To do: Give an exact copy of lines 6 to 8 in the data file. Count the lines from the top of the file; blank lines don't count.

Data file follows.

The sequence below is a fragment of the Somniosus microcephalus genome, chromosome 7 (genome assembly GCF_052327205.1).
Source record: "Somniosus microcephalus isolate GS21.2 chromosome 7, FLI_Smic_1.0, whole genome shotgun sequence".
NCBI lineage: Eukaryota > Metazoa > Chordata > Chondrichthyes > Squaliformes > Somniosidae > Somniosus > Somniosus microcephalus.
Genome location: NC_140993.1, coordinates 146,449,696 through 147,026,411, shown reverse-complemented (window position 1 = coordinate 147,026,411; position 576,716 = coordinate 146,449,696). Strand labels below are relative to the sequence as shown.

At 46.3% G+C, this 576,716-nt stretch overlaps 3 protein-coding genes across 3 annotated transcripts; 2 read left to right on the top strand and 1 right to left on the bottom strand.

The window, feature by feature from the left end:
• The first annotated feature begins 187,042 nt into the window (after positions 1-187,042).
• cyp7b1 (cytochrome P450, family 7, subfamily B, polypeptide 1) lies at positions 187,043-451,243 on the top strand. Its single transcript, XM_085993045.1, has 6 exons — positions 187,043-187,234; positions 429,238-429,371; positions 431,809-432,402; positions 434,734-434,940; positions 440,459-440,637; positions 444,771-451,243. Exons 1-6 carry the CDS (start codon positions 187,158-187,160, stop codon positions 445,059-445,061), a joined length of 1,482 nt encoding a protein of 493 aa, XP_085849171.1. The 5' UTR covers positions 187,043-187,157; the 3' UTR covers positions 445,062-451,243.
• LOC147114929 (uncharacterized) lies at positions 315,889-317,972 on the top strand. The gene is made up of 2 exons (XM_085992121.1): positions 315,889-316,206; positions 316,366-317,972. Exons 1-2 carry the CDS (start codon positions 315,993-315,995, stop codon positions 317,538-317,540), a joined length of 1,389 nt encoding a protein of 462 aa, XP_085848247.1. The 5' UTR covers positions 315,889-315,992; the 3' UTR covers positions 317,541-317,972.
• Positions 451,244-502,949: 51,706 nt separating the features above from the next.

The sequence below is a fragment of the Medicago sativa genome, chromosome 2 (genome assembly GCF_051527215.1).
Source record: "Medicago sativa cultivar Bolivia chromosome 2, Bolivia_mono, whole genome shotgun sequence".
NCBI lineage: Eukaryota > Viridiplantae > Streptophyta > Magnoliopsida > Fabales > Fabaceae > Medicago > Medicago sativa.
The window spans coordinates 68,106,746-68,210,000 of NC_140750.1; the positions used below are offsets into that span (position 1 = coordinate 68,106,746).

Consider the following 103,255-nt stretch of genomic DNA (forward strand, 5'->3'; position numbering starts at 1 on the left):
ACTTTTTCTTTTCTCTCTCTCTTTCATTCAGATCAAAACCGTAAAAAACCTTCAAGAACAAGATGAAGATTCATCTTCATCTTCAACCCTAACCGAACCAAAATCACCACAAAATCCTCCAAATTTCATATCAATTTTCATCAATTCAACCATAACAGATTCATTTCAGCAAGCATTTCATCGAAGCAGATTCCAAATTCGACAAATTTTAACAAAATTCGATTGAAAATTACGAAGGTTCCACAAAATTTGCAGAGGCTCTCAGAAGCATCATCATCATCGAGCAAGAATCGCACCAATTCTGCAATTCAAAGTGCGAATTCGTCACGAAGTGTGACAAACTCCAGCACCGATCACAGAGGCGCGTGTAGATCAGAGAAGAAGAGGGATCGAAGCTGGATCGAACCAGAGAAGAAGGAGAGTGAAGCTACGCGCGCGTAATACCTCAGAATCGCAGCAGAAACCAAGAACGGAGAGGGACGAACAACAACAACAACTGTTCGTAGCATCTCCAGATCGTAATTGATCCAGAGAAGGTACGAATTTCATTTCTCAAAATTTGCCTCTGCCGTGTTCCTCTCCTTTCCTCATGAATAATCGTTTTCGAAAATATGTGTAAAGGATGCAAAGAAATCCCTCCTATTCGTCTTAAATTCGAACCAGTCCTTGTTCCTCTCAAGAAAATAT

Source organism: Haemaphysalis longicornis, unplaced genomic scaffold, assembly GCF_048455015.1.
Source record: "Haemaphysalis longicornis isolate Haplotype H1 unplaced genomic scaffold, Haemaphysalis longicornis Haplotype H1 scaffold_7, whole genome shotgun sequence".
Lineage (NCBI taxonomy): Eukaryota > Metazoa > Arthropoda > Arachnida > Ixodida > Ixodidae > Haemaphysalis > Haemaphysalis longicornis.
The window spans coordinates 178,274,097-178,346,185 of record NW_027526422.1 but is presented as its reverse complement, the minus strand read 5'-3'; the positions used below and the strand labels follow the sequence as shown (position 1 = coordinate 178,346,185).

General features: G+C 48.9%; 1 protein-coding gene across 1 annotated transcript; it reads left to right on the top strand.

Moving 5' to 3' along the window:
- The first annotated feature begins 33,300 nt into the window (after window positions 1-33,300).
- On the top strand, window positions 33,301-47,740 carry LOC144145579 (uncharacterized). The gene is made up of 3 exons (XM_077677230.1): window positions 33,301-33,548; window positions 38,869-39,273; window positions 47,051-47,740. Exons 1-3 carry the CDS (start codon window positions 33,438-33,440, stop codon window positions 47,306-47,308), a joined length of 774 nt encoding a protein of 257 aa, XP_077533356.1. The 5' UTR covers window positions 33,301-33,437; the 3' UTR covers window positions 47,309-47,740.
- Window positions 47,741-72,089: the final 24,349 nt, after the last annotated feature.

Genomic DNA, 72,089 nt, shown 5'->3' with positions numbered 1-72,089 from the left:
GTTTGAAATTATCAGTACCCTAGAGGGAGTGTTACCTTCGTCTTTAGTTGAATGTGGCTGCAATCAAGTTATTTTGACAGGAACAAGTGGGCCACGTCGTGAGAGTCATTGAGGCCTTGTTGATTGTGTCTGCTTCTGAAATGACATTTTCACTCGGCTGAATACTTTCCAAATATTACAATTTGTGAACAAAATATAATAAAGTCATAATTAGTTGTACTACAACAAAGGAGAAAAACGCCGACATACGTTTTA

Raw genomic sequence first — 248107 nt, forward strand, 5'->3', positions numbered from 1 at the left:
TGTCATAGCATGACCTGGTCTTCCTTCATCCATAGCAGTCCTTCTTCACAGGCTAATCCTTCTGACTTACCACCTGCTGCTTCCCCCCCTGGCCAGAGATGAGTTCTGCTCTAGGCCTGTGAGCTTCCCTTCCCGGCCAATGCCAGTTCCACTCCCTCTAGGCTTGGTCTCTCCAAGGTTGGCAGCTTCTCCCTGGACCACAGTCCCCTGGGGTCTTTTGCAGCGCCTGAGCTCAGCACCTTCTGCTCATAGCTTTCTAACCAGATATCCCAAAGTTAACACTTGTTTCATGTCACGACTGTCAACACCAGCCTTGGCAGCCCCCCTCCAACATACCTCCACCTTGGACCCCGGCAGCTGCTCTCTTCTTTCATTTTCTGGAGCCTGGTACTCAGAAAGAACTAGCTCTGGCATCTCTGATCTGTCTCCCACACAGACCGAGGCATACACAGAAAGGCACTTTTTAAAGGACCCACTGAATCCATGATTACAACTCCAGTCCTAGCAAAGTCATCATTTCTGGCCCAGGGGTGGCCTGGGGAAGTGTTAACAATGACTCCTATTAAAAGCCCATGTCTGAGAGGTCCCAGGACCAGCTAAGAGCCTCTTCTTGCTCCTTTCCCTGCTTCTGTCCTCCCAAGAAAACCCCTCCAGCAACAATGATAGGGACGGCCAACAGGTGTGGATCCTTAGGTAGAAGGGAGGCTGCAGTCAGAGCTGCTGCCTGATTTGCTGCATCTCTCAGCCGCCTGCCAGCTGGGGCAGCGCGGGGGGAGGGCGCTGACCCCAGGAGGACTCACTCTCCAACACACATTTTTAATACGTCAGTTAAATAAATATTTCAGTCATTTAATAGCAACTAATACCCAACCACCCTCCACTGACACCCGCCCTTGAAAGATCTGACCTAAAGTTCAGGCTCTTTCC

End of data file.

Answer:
The window, feature by feature from the left end:
• The first annotated feature begins 187,042 nt into the window (after positions 1-187,042).
• cyp7b1 (cytochrome P450, family 7, subfamily B, polypeptide 1) lies at positions 187,043-451,243 on the top strand. Its single transcript, XM_085993045.1, has 6 exons — positions 187,043-187,234; positions 429,238-429,371; positions 431,809-432,402; positions 434,734-434,940; positions 440,459-440,637; positions 444,771-451,243. Exons 1-6 carry the CDS (start codon positions 187,158-187,160, stop codon positions 445,059-445,061), a joined length of 1,482 nt encoding a protein of 493 aa, XP_085849171.1. The 5' UTR covers positions 187,043-187,157; the 3' UTR covers positions 445,062-451,243.